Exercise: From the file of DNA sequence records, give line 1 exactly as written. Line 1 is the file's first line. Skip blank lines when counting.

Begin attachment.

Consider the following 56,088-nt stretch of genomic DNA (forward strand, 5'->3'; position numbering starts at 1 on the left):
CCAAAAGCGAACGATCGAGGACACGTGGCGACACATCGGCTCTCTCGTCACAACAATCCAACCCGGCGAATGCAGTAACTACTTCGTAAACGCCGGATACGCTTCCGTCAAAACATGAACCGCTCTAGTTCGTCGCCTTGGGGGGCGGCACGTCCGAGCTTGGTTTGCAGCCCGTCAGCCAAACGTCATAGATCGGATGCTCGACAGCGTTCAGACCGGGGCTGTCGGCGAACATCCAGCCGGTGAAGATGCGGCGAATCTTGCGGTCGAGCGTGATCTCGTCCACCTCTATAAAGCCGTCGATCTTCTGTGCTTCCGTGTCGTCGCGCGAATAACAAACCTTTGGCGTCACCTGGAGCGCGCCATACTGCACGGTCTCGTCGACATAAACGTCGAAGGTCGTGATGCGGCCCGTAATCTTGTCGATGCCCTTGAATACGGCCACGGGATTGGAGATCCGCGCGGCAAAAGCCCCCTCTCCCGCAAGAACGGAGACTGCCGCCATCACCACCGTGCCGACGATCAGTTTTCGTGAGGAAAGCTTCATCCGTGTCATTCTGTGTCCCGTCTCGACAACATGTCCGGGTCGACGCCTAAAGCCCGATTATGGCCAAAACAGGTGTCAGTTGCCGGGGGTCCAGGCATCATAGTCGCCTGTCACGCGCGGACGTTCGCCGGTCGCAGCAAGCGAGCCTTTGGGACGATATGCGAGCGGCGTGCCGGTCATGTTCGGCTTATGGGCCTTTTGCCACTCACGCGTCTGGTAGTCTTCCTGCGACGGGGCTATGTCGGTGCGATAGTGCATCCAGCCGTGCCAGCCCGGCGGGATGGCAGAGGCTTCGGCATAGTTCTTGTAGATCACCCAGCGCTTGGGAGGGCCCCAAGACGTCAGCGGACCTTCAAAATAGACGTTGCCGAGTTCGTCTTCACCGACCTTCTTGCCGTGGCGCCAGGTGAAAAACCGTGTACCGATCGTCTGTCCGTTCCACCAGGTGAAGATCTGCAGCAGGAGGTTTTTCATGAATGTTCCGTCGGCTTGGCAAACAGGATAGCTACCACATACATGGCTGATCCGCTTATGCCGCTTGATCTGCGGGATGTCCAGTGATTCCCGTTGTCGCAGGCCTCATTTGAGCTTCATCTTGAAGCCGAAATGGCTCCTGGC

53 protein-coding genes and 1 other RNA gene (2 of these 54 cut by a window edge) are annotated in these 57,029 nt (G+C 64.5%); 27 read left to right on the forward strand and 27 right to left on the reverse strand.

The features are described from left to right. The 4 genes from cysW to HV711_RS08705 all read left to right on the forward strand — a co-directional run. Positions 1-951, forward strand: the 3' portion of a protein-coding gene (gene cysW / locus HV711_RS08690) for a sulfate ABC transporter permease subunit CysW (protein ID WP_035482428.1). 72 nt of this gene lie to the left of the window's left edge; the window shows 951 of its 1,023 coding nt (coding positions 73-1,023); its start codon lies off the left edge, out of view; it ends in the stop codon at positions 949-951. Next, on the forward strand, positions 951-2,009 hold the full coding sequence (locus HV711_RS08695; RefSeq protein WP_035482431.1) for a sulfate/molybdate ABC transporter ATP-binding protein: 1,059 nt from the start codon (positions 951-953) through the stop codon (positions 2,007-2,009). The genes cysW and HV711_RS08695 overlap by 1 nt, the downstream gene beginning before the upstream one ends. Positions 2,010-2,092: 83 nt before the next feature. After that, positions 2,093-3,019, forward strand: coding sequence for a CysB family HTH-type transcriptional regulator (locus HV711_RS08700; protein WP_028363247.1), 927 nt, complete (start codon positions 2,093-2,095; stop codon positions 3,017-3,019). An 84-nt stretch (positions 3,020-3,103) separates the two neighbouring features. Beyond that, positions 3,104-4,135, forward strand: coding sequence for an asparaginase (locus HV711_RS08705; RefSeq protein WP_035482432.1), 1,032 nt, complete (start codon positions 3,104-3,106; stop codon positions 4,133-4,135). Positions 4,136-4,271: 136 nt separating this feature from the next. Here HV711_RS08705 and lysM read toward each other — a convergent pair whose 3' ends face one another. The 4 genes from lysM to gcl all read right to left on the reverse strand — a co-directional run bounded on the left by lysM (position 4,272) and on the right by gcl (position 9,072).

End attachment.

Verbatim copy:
Consider the following 56,088-nt stretch of genomic DNA (forward strand, 5'->3'; position numbering starts at 1 on the left):